When the French army was occupied they add "S" in front of Lao (Many different groups of Lao people) but after the 1945 Laos with help from northern Vietnam army have their independent and they change back Lao from Laos, Lao is more united
The Lao language is descended from Tai languages spoken in what is now southern China and northern Vietnam in areas believed to be the homeland of the language family and where several related languages are still spoken by scattered minority groups.
Due to Han Chinese expansion, Mongol invasion pressures, and a search for lands more suitable for wet rice cultivation, the Tai peoples moved south towards India, down the Mekong River valley, and as far south as the Malay Peninsula. The oral history of the migrations is preserved in the legends of Khun Borom. Tai speakers in what is now Laos pushed out or absorbed earlier groups of Austroasiatic and Austronesian languages.
Lao sometimes referred to as Laotian (ລາວ Lao or ພາສາລາວ Lao language), is a Kra–Dai language and the language of the ethnic Lao people. It is spoken in Laos, where it is the official language, as well as northeast Thailand, where it is usually referred to as Isan. Lao serves as a lingua franca among all citizens of Laos, who speak approximately 90 other languages, many of which are unrelated to Lao. Modern Lao (language) is heavily influenced by the Thai language. A vast number of technical terms, as well as common usage, are adopted directly from Thai.
Like other Tai languages, Lao is a tonal language and has a complex system of relational markers.[clarification needed] Spoken Lao is mutually intelligible with Thai and Isan, fellow Southwestern Tai languages, to such a degree that their speakers are able to effectively communicate with one another speaking their respective languages. These languages are written with slightly different scripts but are linguistically similar and effectively form a dialect continuum.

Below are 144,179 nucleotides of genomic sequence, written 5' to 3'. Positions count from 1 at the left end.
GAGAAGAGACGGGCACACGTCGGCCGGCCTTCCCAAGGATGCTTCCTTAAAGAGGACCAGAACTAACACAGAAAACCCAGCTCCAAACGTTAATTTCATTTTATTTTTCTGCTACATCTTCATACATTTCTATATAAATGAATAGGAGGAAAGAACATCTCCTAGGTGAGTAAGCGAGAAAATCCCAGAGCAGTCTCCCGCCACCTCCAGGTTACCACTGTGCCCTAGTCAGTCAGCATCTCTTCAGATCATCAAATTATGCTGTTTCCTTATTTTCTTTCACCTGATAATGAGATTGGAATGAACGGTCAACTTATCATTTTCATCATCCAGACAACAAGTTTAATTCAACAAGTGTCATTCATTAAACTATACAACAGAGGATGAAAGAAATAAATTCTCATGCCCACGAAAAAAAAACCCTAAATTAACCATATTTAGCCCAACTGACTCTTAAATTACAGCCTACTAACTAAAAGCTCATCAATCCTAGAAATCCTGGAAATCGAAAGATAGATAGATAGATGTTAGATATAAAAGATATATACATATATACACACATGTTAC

Although there is no official standard, the Vientiane dialect has become the de facto standard language in the second half of the 20th century.
Laos Language - Some basic Phrases
Laos Basic Phrases
Yes – Jao
No – Baw
Maybe – Bangthi
Please – Khâluna
Thank you – Khãwp Ja̖i
Sorry/excuse me – Khãw thôht
Where is the restroom? – Hàwng nâm yuu sǎi?
I need a doctor – Khoy tong kan Maw
I’m lost – Khoy lohng taang
Can you help me? – Suay khoy dai boh
Basic Greetings in Laos Language
The first stop when learning any language is basic greetings, cause how else would you start a conversation? You should use these when approaching any local or even if you’re just walking past someone with a smile. You would probably make a locals day if they can see you really trying to learn and embrace their language.
Hello – Sabaidee
Good Morning/Afternoon/Evening – Ton sao
How are you? – Sábaidee baw?
Goodbye! – La khãwn
Read: Guide to Planning Your Dream Trip to Laos
Basic Lao Language Phrases for Eating and Ordering Food
Ordering food in any other language than your own is quite scary, especially when you’re handed the menu and don’t understand what anything is! If you’re a massive foodie and like to take a gamble, pick randomly! However, if you have some food restrictions, it is worth learning a few phrases. In Asia, a standard meal is usually 10x spicier than normal, made to suit the local palette. If you’re not big on spice, learn the words.
A table for one person/two people, please – Dtho hai kon neung/song kon, nah